Christmas Greetings from the Farm

On December 24, 2013, in Commentary, Life, Personal, by Chris

Christmas Wreath
It’s Christmas Eve at the farm on Willow Road. The temperature barely got above 20 degrees today, but a strong sun melted off the dusting of snow we got last night and its reflection off the white and fallow fields made it hard to look outside today. But now the light has mellowed and the afternoon shadows have lengthened, and I sit in the living room as a Christmas Eve dinner of salmon with Meyer lemon is being prepared (don’t worry, I’ll be doing the dishes!). We may even get down the road later tonight for a bowl of Jim Laramie’s marvelous homemade gumbo!

The quiet and much slower rhythms of the farm are a welcome change from the frenetic pace of the city. Most of the farm implements have been covered up for the winter and the farmers in Saline Township take a grateful sigh of relief now that the season’s crops have been harvested and the winter wheat has been sowed.

It’s interesting and a little sad, though, that the Christmas rhythm out here got a little slower this year. We normally would have been out the door not long after breakfast today, making a round of visits to the older family – especially my aunts. I said my last goodbyes to my Aunt Cora a month or two ago, and her sister Pat has moved down south to be with her children. And so our family’s world got one orbit smaller this year.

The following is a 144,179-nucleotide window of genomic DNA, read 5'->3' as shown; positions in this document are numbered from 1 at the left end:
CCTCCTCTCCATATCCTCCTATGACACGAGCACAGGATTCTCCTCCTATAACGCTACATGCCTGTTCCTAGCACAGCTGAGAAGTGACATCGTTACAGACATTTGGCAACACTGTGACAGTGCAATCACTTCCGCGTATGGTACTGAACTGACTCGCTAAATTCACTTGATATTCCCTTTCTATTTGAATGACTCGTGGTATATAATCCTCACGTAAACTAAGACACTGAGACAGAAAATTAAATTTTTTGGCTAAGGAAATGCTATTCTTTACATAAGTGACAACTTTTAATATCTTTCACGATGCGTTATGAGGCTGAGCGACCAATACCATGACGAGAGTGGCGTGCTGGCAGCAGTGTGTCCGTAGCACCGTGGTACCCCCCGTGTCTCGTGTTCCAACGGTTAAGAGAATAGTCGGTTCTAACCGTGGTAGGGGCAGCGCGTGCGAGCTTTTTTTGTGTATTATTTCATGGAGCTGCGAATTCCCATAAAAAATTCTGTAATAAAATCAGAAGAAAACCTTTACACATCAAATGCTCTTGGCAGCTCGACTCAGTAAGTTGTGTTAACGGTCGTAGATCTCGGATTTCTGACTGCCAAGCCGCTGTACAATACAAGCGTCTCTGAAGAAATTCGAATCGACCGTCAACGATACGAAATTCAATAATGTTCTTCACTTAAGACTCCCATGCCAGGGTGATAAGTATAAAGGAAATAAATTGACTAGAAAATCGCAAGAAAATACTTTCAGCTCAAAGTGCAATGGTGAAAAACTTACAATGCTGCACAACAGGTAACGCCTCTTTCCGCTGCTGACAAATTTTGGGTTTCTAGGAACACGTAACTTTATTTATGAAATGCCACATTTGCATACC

I’m seeing it along Willow Road as well. One by one, the dairy farmers let go of their herds until the nearest operation is three or four miles away. Our neighbors (and my adopted parents) have finally divested of their hog operation after nearly fifty years. After abusing their bodies for so long, they said that all they would feel was achy after a long day tending the farrowing house and finishing barn.

Even my Dad is getting to an age where he doesn’t want to bother with a lot of things these days – and at nearly eighty-three, he has every right. I came out a couple of weeks ago and got a Christmas tree up and the traditional wreath on the house, more for my own nostalgia than anything else. Now that he has throttled back on his volunteer hours up town, many of his days are spent with crosswords or books in the quiet of the farmhouse, coffee or an occasional breakfast with friends and afternoon cribbage with his girlfriend, Sue.

And it would be really easy for a guy of this age to begin to despair of life. With friends and family of his generation passing away and the natural physical inconveniences that come with age, retreating from life can seem like a reasonable choice between a lot of unsavory alternatives.